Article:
Donning lab coats and carrying only the most clever of signboards, “SCIENCE, NOT SILENCE” became the rallying cry for those attending the March for Science in downtown Tucson this past Saturday. The historical El Presidio park transformed into a pro-science, pro-education space in what was a sister march for the one taking place in Washington, D.C. the same day: Earth Day. Similar marches took place around the entire country, advocating for people to make evidence-based decisions in both politics and everyday life.

     Along with public speakers and live music, attendees were welcomed by science outreach groups running interactive booths to encourage curiosity among children and adults alike. Whether marchers visited the Active Galactic Videos photo booth, pet a desert tortoise, or handled specimens from the University of Arizona’s Tree Ring Laboratory, the March for Science presented learning opportunities for everyone. Organizers reported that a total of around 4,000 people were in attendance after the rally closed for the day.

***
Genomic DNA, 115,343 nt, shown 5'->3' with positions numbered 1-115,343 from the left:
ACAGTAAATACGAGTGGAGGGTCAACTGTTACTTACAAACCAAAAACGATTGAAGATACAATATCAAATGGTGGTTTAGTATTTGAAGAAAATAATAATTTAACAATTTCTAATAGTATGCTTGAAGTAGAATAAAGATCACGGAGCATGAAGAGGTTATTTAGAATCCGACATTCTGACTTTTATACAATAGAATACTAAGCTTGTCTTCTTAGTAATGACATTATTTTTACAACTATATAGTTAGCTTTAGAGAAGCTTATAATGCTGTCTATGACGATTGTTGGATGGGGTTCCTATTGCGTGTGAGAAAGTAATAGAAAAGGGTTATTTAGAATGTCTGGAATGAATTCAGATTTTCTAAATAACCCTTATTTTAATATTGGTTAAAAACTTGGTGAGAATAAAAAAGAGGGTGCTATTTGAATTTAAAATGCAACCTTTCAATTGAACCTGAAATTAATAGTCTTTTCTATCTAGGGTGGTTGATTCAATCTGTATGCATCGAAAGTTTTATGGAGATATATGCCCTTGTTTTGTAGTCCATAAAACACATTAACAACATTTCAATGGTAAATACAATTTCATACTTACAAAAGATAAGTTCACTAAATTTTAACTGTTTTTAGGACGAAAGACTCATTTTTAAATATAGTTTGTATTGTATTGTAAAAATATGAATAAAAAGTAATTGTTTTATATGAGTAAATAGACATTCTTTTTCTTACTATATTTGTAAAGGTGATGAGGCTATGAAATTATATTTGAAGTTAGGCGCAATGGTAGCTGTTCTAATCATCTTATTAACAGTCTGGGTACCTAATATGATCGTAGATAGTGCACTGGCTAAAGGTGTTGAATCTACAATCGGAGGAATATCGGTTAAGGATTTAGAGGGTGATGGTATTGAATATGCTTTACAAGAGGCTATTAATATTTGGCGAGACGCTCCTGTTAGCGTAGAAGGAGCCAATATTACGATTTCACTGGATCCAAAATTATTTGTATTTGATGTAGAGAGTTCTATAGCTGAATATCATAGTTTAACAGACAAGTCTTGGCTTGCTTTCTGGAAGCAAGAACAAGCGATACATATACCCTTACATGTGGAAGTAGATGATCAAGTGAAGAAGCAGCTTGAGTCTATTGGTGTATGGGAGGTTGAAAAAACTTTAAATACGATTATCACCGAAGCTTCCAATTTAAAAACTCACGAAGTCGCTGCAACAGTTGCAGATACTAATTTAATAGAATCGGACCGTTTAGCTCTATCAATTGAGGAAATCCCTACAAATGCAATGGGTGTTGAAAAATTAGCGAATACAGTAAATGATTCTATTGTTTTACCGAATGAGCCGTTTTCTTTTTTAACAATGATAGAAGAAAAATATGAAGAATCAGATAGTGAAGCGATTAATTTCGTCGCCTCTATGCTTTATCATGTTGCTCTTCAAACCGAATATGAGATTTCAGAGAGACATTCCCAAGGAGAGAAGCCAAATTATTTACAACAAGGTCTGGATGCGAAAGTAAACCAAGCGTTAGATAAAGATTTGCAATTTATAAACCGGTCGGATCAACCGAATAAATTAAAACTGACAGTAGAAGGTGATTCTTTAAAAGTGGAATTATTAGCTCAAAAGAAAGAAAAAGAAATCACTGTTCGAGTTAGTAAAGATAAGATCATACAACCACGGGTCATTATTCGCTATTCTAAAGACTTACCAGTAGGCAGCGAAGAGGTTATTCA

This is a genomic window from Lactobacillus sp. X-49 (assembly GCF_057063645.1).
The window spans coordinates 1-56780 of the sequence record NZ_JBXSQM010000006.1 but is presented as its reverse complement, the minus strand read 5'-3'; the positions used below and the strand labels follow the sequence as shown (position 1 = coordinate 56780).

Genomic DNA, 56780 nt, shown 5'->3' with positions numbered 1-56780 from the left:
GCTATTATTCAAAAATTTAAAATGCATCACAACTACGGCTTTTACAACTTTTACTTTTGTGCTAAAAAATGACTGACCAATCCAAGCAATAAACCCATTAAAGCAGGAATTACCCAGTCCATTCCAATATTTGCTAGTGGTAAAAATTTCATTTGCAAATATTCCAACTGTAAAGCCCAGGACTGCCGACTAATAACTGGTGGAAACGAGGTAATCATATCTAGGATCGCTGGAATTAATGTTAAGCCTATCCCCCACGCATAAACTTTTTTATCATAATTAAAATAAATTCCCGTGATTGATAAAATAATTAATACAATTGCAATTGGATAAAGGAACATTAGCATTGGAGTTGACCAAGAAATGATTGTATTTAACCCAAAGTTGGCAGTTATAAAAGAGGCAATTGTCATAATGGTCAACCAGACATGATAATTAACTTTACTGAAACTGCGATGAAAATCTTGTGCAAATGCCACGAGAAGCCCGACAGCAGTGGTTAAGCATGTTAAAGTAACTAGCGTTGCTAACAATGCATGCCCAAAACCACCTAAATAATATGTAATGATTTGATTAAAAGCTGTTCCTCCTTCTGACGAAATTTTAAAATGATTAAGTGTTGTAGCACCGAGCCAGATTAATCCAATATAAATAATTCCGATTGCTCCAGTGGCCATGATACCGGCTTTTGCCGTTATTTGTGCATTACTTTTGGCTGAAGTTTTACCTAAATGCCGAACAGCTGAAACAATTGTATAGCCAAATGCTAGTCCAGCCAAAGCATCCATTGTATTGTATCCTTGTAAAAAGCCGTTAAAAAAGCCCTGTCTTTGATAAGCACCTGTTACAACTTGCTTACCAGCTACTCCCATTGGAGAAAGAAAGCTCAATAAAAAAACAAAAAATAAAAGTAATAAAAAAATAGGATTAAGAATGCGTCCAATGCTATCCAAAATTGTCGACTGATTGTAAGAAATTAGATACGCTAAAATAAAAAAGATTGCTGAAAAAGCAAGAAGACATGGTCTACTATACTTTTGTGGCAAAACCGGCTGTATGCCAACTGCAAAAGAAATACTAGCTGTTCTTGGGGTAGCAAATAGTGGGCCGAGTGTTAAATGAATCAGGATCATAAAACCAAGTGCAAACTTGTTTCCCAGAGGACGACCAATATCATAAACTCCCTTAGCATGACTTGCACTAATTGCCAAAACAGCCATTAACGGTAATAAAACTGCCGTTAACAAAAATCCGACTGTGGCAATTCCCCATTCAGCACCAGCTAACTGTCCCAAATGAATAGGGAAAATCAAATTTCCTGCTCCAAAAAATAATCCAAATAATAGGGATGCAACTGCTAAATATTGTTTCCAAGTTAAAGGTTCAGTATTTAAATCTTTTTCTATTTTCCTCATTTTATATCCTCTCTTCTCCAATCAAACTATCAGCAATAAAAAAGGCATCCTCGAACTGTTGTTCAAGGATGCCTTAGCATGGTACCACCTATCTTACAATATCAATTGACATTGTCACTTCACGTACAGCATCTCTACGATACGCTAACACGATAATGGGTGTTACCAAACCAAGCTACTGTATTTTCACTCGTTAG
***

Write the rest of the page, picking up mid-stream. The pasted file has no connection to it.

Tucson Mayor Jonathan Rothschild made an appearance early in the afternoon, just when temperatures were really heating up. Regardless of the unforgiving Arizona sun, many marchers stuck around to listen to what the Mayor had to say – even if they sat in the shade to do so. Mayor Rothschild joked that, “on good authority,” he knew the Earth was a big fan of science, and in particular, geology.

     Jokes about how geology rocks, climate science is cool, and physics moves us all were popular among speakers. The speakers inspired a pro-science resolve in the audience and emphasized how important facts really are when it comes to serious decision-making. Many also advocated for increased funding and interest in the S.T.E.M. fields.

     “Ignoring the facts does not change them,” read one sign carried by an older gentleman in a lab coat. On the back of his coat stood a protesting saguaro cactus wearing its own lab coat, a pair of glasses, and proudly hoisting a sign calling for climate justice.

     Overall, the Tucson March for Science was a resounding success and the Active Galactic Videos team is honored to have been a part of it. Our solar telescope and homemade comets, both presented by Jenny Calahan, were a hit. Here’s to enacting change and supporting critical thinking for future generations of scientists.


Here are a handful of our favorite slogans from marchers:

“Hug me, I’m vaccinated.”

“Got polio? Me neither. Thanks, science!”

“There is no Plan(et) B.”

“Global warming? Then how is this Pepsi so cold?”


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